4. Companies need to create a plan and statement (that can be included in job descriptions and your website) that outlines your organization’s commitment to diversity, equity, inclusion, and belonging efforts. I’m not talking about a stale EEO statement, but rather articulating a top-down vision (it starts with leadership) for how and why DEIB important to your organization.
  5. Evaluations or assessments are often biased, which prevents many underrepresented candidates from advancing through the hiring funnel. But once on the job, the same biased evaluations prevent them from being promoted and advancing in their careers.
  6. Finally, companies often do a poor job developing and retaining their existing diverse talent.
Q: How much of these issues do you think stem from simple bias or racism?

A: I think a lot of it is systemic and goes unacknowledged and, therefore, isn’t addressed. Everyone has biases. But until we get to the point where those biases are acknowledged, they will continue to guide our decision-making – that is where the problem lies.

I believe most people involved in the hiring process would be willing to do better if someone simply challenged them and addressed their biases. Unfortunately, a small percentage of people in recruiting are just inherently racist and have no intention of changing.

Q: You showed me a recent article about the Black female executives who left Wells Fargo within the past year, even before the latest news broke. Why are companies so bad at retaining Black talent? 
This all happens because leadership often can’t relate to Black employees’ experiences because leadership is not Black.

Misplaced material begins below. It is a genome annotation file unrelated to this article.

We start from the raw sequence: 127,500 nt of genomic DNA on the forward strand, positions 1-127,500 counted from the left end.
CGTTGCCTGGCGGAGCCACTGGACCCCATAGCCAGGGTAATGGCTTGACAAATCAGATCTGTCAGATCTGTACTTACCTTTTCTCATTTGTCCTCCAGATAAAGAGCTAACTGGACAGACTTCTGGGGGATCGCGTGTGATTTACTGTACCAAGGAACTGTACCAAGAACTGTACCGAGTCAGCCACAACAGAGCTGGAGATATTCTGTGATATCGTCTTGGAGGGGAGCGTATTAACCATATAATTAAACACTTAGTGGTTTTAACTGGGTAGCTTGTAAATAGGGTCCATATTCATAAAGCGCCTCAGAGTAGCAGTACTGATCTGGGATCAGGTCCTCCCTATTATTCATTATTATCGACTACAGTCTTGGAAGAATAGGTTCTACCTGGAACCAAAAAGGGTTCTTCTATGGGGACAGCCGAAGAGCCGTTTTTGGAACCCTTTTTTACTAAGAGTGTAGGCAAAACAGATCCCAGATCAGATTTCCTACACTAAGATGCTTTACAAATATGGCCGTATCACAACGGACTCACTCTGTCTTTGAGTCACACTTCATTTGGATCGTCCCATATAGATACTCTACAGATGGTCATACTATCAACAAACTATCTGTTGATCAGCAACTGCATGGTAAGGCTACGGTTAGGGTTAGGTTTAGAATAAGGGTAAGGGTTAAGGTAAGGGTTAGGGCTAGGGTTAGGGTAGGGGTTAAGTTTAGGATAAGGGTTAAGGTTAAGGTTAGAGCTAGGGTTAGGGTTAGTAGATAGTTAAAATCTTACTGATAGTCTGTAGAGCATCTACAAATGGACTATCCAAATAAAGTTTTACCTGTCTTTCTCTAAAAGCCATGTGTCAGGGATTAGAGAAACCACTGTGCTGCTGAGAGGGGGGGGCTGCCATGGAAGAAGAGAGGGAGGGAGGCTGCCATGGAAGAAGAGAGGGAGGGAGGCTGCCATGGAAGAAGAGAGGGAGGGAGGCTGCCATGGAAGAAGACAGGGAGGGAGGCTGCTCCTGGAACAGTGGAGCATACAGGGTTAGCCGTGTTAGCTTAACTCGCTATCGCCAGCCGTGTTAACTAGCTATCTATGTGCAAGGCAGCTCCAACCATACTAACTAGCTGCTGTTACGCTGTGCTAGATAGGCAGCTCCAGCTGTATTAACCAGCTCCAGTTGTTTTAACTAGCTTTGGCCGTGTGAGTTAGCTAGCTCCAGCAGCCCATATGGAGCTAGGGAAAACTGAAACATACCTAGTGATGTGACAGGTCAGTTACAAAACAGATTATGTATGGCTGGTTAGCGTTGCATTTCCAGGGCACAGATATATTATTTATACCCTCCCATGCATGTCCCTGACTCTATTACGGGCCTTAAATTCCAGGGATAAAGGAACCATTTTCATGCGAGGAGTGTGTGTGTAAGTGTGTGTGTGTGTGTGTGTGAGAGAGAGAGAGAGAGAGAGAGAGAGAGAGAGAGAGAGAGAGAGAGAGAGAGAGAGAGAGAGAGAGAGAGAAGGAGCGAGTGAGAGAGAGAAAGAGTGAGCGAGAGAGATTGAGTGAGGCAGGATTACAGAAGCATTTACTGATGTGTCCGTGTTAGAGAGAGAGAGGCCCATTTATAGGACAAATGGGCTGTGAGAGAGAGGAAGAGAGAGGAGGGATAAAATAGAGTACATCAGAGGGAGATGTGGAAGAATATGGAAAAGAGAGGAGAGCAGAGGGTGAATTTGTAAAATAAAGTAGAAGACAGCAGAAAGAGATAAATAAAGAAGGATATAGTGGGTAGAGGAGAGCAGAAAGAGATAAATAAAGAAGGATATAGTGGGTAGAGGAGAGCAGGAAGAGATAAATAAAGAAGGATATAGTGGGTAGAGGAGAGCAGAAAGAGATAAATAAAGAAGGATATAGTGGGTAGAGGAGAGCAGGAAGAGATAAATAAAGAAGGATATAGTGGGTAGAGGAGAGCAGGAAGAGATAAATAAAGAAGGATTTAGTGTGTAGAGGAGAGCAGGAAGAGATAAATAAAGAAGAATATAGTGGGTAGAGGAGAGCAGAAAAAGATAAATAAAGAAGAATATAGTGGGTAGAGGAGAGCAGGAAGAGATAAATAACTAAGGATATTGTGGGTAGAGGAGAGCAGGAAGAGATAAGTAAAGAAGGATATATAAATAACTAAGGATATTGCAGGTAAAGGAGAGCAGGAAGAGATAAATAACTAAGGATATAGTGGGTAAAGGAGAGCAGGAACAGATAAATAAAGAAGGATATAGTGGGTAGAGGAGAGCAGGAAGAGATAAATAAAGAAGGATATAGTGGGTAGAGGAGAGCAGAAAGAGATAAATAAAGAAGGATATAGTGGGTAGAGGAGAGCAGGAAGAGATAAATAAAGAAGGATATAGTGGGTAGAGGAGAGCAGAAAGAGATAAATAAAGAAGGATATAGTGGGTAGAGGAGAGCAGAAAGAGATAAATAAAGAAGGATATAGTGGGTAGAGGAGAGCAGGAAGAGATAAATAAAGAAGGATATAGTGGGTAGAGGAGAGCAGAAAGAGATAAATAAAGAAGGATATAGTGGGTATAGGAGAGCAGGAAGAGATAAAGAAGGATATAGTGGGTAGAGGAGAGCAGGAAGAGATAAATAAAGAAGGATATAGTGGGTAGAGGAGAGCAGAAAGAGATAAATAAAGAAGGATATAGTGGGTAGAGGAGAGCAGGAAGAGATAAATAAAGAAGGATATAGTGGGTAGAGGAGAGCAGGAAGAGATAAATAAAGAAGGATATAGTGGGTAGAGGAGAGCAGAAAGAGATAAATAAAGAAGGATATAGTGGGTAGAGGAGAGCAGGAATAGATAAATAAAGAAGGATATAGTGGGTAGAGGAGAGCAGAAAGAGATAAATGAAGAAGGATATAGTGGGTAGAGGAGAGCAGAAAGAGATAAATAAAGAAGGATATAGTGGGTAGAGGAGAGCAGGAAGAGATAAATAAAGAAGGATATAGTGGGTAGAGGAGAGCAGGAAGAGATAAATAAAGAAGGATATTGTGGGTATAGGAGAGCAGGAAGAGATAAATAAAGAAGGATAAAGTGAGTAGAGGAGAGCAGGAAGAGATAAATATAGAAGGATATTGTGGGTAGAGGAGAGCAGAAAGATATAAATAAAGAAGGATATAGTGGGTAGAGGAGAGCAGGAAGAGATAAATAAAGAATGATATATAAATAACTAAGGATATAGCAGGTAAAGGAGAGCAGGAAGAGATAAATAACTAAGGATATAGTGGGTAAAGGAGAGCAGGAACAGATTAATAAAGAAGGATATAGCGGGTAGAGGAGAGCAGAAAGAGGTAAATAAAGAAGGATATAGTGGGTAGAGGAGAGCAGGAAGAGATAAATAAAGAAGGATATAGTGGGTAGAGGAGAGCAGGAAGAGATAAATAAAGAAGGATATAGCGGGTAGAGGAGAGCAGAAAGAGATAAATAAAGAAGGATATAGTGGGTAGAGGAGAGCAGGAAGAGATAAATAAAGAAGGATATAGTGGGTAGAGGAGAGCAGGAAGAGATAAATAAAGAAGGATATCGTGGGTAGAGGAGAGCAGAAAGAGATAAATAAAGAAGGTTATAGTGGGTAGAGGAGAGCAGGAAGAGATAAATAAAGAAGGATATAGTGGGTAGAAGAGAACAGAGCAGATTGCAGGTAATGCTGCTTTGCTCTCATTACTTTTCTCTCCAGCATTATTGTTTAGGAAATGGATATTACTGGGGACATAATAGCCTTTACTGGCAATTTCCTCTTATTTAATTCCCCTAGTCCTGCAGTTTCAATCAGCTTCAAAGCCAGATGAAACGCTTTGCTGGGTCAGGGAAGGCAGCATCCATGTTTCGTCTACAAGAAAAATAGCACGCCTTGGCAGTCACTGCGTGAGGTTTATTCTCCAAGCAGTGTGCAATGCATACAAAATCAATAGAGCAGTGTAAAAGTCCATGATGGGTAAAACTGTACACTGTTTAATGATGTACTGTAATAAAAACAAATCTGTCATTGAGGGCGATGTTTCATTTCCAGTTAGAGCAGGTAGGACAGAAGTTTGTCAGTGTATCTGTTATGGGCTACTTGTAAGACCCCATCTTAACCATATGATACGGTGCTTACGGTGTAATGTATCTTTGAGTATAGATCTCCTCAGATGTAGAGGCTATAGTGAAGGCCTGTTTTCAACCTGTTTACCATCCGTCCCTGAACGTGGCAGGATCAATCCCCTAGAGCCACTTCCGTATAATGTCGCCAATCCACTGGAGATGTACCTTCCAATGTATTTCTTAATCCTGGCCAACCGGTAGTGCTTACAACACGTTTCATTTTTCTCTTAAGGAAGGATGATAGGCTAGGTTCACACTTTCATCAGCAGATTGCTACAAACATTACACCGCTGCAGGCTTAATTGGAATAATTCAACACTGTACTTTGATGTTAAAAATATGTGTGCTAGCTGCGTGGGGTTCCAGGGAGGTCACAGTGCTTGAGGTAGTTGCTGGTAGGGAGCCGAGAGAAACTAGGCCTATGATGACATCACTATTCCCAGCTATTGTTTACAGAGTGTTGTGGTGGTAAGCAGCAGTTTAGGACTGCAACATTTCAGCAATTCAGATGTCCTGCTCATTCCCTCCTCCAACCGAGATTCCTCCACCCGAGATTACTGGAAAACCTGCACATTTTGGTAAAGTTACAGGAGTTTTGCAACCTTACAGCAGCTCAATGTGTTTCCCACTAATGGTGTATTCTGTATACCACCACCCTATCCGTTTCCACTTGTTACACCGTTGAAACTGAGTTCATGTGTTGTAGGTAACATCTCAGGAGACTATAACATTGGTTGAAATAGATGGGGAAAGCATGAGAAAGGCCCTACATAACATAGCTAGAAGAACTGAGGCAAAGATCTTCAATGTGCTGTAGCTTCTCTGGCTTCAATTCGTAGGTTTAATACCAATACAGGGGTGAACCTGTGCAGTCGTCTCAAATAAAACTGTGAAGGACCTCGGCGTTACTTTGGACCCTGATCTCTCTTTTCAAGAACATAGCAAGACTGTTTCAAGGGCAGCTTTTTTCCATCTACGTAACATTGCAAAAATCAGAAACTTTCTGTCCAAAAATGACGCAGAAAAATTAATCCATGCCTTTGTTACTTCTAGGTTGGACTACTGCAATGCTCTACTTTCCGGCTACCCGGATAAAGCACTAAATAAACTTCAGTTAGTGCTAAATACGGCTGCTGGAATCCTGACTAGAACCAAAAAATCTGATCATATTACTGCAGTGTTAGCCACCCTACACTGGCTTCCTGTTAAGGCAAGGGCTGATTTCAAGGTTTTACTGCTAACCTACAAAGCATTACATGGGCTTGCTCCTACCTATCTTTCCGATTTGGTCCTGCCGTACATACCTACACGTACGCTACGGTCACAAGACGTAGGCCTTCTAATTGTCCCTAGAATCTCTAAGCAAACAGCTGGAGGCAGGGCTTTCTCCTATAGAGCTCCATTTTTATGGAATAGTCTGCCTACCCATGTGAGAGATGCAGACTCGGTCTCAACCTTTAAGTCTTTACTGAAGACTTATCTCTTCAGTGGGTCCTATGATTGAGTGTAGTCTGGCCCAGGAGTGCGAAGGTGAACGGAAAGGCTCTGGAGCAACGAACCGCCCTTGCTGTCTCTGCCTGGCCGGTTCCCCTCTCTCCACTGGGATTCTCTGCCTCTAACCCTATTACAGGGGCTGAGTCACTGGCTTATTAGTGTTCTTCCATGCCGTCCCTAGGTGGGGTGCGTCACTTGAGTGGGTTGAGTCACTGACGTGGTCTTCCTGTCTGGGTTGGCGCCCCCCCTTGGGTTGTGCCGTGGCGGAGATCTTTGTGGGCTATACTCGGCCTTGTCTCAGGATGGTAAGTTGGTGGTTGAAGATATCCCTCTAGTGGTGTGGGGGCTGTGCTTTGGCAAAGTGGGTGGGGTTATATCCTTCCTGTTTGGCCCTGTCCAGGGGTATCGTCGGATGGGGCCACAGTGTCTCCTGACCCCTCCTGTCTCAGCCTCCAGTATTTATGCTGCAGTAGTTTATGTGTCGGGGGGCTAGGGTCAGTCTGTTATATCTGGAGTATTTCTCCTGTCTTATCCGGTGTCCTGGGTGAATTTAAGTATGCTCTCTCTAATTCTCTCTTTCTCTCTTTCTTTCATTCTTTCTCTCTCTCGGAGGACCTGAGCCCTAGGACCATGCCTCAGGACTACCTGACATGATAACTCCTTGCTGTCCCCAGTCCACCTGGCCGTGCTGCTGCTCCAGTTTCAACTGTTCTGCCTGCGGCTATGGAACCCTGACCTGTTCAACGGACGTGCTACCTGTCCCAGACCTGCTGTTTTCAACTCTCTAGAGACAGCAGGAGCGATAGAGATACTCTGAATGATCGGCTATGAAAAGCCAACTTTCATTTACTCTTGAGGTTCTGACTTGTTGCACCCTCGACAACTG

A: Until the George Floyd murder early this year, most organizations only acknowledged Black employees and made ‘inclusive’ statements during Black History Month or in response to viral racist acts or legal actions that played out in the news producing bad PR. So Black employees don’t feel valued.

Work environments are hostile, and there are more microaggressions than safe spaces. Black talent is tired of ‘waiting their turn’ and being passed over for promotions and opportunities for career advancement. And there is well-documented pay inequity.

This all happens because leadership often can’t relate to Black employees’ experiences because leadership is not Black.

Q: Aside from We’ve seen study after study showing companies with more diverse teams are more successful than others. To put it simply, diversity equals success. Why is workplace diversity so difficult to put into practice? 

A: A few reasons:

  • The work environment is toxic.
  • There’s little diversity representation currently, so those who are underrepresented can’t “see” a career path for themselves, which further prevents progress.
  • The recruiting process may be broken and be over-wrought with bias.
  • Companies can’t articulate what steps they are taking to improve a toxic culture and aid in the candidate’s success once they’re an employee.

Any of these points alone hinders workplace diversity. When combined, they make progress virtually impossible.

Q: How do company cultures foster diversity? Are there examples of ideals or practices that great company cultures have in common? 

A: Organizations that aren’t afraid to talk about race and that take deliberate steps to foster impactful inclusion and belonging. Great organizations have strong DEIB strategies, D&I Councils, ERGS, and leadership buy-in for initiatives. The top leadership is active and diversity initiatives are tied to the bottom line. Such organizations are involved in the communities they serve and have practices to meet the needs of diverse customer bases.

Keirsten Greggs

Keirsten is the founder of TRAP Recruiter, LLC, where she is committed to bridging the gap between the job seeker and organizations committed to attracting, hiring, developing and retaining diverse talent and building inclusive cultures.